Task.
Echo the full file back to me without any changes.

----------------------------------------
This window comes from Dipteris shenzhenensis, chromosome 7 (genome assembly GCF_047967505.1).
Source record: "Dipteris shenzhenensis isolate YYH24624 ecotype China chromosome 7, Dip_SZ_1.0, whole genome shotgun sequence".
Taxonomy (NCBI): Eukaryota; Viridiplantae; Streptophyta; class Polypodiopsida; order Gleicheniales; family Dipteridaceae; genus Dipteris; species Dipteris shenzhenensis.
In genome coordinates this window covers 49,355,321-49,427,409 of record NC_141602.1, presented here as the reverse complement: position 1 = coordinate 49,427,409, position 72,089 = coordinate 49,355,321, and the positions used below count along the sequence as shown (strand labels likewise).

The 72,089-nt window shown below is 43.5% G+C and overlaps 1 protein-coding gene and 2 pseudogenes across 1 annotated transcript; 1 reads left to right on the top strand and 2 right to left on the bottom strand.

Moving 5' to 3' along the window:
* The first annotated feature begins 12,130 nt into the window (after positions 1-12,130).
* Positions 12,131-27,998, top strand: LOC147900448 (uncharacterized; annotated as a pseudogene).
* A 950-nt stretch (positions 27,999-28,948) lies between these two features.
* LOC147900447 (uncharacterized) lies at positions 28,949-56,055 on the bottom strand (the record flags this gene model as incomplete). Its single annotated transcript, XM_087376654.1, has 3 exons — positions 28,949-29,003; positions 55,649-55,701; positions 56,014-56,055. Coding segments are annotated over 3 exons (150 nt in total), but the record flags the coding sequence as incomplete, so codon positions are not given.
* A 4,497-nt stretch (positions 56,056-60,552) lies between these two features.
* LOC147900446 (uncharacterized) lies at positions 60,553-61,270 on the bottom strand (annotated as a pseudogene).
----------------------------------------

This window comes from Dipteris shenzhenensis, chromosome 7 (genome assembly GCF_047967505.1).
Source record: "Dipteris shenzhenensis isolate YYH24624 ecotype China chromosome 7, Dip_SZ_1.0, whole genome shotgun sequence".
Taxonomy (NCBI): Eukaryota; Viridiplantae; Streptophyta; class Polypodiopsida; order Gleicheniales; family Dipteridaceae; genus Dipteris; species Dipteris shenzhenensis.
In genome coordinates this window covers 49,355,321-49,427,409 of record NC_141602.1, presented here as the reverse complement: position 1 = coordinate 49,427,409, position 72,089 = coordinate 49,355,321, and the positions used below count along the sequence as shown (strand labels likewise).

The 72,089-nt window shown below is 43.5% G+C and overlaps 1 protein-coding gene and 2 pseudogenes across 1 annotated transcript; 1 reads left to right on the top strand and 2 right to left on the bottom strand.

Moving 5' to 3' along the window:
* The first annotated feature begins 12,130 nt into the window (after positions 1-12,130).
* Positions 12,131-27,998, top strand: LOC147900448 (uncharacterized; annotated as a pseudogene).
* A 950-nt stretch (positions 27,999-28,948) lies between these two features.
* LOC147900447 (uncharacterized) lies at positions 28,949-56,055 on the bottom strand (the record flags this gene model as incomplete). Its single annotated transcript, XM_087376654.1, has 3 exons — positions 28,949-29,003; positions 55,649-55,701; positions 56,014-56,055. Coding segments are annotated over 3 exons (150 nt in total), but the record flags the coding sequence as incomplete, so codon positions are not given.
* A 4,497-nt stretch (positions 56,056-60,552) lies between these two features.
* LOC147900446 (uncharacterized) lies at positions 60,553-61,270 on the bottom strand (annotated as a pseudogene).